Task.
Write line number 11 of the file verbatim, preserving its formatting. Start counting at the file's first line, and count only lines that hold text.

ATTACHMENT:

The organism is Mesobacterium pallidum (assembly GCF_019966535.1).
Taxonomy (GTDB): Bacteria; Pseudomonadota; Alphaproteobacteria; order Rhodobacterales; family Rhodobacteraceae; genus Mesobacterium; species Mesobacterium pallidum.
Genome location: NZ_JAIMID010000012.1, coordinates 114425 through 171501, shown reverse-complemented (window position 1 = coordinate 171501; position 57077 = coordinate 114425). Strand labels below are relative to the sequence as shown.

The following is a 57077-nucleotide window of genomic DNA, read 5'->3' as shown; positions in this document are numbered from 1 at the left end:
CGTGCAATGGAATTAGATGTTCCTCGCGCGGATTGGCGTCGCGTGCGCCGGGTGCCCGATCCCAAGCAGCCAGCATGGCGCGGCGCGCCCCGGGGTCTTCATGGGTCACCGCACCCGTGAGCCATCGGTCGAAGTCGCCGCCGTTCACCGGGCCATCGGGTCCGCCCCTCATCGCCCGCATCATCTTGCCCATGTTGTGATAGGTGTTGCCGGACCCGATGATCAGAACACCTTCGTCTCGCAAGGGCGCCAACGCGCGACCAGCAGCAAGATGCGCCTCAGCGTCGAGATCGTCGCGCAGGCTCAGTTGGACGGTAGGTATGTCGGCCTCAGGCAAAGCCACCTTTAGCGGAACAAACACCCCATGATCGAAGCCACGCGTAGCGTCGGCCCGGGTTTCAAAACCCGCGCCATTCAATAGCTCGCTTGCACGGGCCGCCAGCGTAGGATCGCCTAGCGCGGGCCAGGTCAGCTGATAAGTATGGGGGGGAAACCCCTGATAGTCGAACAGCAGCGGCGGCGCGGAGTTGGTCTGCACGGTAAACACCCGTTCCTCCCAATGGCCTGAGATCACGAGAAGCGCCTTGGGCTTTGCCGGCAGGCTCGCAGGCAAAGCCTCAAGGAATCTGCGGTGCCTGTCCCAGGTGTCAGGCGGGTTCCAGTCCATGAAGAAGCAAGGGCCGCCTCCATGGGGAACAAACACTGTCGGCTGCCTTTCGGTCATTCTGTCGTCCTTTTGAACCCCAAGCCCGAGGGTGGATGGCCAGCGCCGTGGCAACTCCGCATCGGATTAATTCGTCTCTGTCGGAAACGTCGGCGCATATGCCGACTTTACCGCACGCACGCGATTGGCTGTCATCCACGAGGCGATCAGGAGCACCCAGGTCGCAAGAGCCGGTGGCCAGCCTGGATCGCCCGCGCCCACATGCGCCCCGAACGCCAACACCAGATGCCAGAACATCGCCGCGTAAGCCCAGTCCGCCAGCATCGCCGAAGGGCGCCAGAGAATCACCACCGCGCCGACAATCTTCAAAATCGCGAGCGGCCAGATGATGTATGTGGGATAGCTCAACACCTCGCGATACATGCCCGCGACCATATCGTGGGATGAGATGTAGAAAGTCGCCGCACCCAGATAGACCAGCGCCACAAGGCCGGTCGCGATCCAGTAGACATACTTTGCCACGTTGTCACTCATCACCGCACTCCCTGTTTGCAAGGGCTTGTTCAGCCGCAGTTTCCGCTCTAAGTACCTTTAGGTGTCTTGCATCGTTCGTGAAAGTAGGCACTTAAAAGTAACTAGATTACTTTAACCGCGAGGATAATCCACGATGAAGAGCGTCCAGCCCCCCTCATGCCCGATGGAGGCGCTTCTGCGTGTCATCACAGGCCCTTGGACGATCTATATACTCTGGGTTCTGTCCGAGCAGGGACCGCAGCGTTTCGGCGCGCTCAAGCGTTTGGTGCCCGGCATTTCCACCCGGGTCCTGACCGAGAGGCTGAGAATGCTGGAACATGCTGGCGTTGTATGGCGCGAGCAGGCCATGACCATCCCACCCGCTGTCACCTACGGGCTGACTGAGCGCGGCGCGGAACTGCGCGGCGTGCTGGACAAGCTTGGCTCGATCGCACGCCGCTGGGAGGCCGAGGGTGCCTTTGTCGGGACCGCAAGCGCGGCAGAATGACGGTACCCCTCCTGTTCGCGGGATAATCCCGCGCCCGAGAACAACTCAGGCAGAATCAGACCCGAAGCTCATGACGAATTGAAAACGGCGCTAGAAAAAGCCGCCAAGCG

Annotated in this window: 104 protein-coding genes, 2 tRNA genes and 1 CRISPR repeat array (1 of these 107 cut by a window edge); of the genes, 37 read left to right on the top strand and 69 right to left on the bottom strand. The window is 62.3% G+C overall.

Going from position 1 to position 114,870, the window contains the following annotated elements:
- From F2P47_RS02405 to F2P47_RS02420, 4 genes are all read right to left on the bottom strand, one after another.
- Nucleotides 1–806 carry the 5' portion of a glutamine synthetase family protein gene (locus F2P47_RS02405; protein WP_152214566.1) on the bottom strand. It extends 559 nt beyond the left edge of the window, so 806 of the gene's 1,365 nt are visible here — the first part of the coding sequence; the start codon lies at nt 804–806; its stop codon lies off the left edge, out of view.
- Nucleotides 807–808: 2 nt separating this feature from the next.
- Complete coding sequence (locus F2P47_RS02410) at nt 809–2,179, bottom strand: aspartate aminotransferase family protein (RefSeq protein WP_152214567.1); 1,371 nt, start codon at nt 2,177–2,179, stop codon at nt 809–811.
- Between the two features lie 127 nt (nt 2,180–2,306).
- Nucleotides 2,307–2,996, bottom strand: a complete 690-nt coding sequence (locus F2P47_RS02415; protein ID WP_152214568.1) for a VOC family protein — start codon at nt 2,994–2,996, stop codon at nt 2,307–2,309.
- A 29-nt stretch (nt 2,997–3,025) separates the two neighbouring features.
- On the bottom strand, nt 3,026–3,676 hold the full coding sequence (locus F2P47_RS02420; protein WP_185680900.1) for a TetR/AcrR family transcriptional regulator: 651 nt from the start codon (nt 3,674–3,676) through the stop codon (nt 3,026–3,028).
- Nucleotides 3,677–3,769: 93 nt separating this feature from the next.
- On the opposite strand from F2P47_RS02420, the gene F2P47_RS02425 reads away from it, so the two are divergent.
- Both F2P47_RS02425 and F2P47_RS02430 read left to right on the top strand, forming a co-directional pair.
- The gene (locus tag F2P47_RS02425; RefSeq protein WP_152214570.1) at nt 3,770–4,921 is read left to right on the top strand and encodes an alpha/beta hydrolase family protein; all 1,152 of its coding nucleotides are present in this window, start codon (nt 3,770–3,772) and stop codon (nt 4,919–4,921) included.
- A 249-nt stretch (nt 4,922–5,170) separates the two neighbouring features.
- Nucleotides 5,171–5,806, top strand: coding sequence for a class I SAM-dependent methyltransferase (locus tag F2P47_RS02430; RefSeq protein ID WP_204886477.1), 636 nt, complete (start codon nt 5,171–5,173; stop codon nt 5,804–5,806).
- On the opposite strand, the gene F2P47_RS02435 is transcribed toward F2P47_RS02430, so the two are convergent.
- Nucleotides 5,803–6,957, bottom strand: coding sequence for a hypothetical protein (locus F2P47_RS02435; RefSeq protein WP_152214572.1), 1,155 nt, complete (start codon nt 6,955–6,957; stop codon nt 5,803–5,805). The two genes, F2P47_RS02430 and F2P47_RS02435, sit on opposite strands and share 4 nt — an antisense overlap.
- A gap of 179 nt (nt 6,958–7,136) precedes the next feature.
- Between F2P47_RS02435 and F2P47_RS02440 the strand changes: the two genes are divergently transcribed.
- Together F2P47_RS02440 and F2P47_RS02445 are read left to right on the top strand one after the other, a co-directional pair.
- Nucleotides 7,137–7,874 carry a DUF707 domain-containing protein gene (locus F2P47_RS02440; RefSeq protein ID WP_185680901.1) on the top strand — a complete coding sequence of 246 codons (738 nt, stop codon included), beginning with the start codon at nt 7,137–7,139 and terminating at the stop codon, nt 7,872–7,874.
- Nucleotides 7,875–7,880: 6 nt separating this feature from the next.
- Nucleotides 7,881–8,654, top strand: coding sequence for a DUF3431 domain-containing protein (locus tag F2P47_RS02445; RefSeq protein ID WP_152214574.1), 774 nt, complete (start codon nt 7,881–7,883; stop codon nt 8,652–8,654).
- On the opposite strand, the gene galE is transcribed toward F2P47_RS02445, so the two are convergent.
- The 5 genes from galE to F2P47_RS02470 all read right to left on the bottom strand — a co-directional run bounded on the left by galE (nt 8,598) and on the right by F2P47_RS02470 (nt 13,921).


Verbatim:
- Complete coding sequence (locus F2P47_RS02410) at nt 809–2,179, bottom strand: aspartate aminotransferase family protein (RefSeq protein WP_152214567.1); 1,371 nt, start codon at nt 2,177–2,179, stop codon at nt 809–811.